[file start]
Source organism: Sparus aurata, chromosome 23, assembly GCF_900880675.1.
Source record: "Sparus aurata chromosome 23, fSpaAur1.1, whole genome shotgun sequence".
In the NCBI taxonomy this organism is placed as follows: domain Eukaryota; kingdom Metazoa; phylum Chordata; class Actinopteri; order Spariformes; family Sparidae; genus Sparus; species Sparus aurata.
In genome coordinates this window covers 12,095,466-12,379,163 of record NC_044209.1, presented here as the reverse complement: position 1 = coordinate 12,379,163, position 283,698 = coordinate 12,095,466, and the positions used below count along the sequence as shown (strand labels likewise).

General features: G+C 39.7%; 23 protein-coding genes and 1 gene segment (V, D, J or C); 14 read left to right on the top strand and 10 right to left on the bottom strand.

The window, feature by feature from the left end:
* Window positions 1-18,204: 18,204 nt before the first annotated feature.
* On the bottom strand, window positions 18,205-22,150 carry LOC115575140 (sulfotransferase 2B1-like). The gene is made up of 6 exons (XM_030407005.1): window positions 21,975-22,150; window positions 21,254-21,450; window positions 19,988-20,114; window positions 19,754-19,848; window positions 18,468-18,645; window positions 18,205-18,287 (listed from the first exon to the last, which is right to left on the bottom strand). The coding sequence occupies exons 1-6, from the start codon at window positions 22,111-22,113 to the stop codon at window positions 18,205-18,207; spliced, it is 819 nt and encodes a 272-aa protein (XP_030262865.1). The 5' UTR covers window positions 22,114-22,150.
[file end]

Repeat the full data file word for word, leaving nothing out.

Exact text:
Source organism: Sparus aurata, chromosome 23, assembly GCF_900880675.1.
Source record: "Sparus aurata chromosome 23, fSpaAur1.1, whole genome shotgun sequence".
In the NCBI taxonomy this organism is placed as follows: domain Eukaryota; kingdom Metazoa; phylum Chordata; class Actinopteri; order Spariformes; family Sparidae; genus Sparus; species Sparus aurata.
In genome coordinates this window covers 12,095,466-12,379,163 of record NC_044209.1, presented here as the reverse complement: position 1 = coordinate 12,379,163, position 283,698 = coordinate 12,095,466, and the positions used below count along the sequence as shown (strand labels likewise).

General features: G+C 39.7%; 23 protein-coding genes and 1 gene segment (V, D, J or C); 14 read left to right on the top strand and 10 right to left on the bottom strand.

The window, feature by feature from the left end:
* Window positions 1-18,204: 18,204 nt before the first annotated feature.
* On the bottom strand, window positions 18,205-22,150 carry LOC115575140 (sulfotransferase 2B1-like). The gene is made up of 6 exons (XM_030407005.1): window positions 21,975-22,150; window positions 21,254-21,450; window positions 19,988-20,114; window positions 19,754-19,848; window positions 18,468-18,645; window positions 18,205-18,287 (listed from the first exon to the last, which is right to left on the bottom strand). The coding sequence occupies exons 1-6, from the start codon at window positions 22,111-22,113 to the stop codon at window positions 18,205-18,207; spliced, it is 819 nt and encodes a 272-aa protein (XP_030262865.1). The 5' UTR covers window positions 22,114-22,150.